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  • Review: Curiosities of British Archaeology June 17, 2010

    Author: Beach Combing | in : Ancient, Medieval, Prehistoric
    Review: Curiosities of British Archaeology

                        Beachcombing has long looked for books that fit his stated mission: ‘the outlandish, the anomalous and the curious from the last five thousand years’. But he has almost invariably been disappointed by just how few books pass muster and also at the poverty or lunacy of those few […]

    Ancient Britons Killing Roman Elephants? June 15, 2010

    Author: Beach Combing | in : Ancient
    Ancient Britons Killing Roman Elephants?

                      In 43 AD, the Romans finally – after decades of flip-flopping – decide to conquer Britain. The British-Celtic tribes in the island would, however, be confronted not only by a professional Roman army that was about 50,000 strong. The Romans decided to also bring some war elephants […]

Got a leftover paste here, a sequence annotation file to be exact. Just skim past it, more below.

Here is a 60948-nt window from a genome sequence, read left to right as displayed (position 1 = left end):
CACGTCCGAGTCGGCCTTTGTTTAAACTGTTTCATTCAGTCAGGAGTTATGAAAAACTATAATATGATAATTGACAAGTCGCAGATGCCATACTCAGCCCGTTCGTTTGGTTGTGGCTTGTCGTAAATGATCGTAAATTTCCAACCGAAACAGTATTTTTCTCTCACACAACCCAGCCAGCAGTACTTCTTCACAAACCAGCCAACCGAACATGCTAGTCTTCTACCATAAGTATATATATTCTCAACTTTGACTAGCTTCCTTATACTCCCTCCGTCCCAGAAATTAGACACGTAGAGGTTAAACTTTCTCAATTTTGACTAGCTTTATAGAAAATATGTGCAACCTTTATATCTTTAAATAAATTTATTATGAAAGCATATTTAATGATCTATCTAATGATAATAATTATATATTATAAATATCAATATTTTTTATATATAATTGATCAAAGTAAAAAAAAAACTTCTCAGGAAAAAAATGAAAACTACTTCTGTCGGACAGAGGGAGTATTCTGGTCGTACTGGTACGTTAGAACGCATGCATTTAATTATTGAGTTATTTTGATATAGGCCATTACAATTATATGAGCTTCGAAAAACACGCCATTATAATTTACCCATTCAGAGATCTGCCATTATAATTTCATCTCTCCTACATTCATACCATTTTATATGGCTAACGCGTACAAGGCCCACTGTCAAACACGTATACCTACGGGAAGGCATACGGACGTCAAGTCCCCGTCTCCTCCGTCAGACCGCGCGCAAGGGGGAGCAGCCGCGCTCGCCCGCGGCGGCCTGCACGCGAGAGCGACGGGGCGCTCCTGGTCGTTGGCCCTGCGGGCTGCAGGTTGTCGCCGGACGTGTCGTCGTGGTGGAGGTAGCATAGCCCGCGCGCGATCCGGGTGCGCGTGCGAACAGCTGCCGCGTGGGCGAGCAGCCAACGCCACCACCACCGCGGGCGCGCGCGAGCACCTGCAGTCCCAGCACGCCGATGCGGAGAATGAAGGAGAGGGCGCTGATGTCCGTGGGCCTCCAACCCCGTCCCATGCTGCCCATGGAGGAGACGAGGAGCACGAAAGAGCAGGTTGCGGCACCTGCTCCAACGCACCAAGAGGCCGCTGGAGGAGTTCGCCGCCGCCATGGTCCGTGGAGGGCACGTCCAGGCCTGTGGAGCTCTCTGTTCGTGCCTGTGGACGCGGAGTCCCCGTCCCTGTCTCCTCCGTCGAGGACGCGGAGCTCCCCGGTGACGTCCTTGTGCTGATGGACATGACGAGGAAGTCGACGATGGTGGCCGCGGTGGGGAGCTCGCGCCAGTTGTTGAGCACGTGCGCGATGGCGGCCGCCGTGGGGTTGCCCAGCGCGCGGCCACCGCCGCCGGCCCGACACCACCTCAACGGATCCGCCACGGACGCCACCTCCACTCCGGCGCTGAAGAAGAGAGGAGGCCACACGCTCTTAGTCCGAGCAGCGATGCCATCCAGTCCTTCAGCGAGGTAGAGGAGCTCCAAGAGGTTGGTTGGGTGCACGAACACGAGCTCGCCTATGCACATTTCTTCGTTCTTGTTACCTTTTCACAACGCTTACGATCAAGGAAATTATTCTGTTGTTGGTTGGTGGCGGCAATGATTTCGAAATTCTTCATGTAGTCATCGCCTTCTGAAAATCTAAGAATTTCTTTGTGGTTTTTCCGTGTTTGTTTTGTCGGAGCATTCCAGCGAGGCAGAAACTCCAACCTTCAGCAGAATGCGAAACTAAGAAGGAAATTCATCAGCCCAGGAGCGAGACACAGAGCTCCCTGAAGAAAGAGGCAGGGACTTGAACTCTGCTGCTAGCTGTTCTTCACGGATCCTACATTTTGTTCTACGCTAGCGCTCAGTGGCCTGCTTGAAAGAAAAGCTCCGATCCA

Celts in Ancient Sicily June 11, 2010

    Author: Beach Combing | in : Ancient
    Celts in Ancient Sicily

    Beachcombing has luxuriated for too long in the modern world. Indeed the last time he visited antiquity was in the company of some Indian merchants a long week ago. So he rushes back today to the clean, glistening marble of the ancients. The following passage comes from G.T. Griffith’s The Mercenaries of the Hellenistic World (London […]

    American Indians in Roman Europe? June 6, 2010

    Author: Beach Combing | in : Ancient
    American Indians in Roman Europe?

                    Beachcombing always enjoys attempts by Euro-Asia-Africa’s various ethnic factions to claim the discovery of the New World. Put even a gingerly query into a search engine and you will soon find that, over the years, the Basques, the Welsh, the Babylonians, the Israelis, the Bantu and just […]

    Circumnavigating Africa six centuries before Christ June 1, 2010

    Author: Beach Combing | in : Ancient
    Circumnavigating Africa six centuries before Christ

            Beachcombing can barely take down M. Cary and E.H. Warmington’s The Ancient Explorers without a tremble of excitement running through his body, such treasures are to be found there. One of his favourite sections is their dissection of Herodotus 4, 42-43, a passage where the Greek historian describes, with requisite scepticism, a […]

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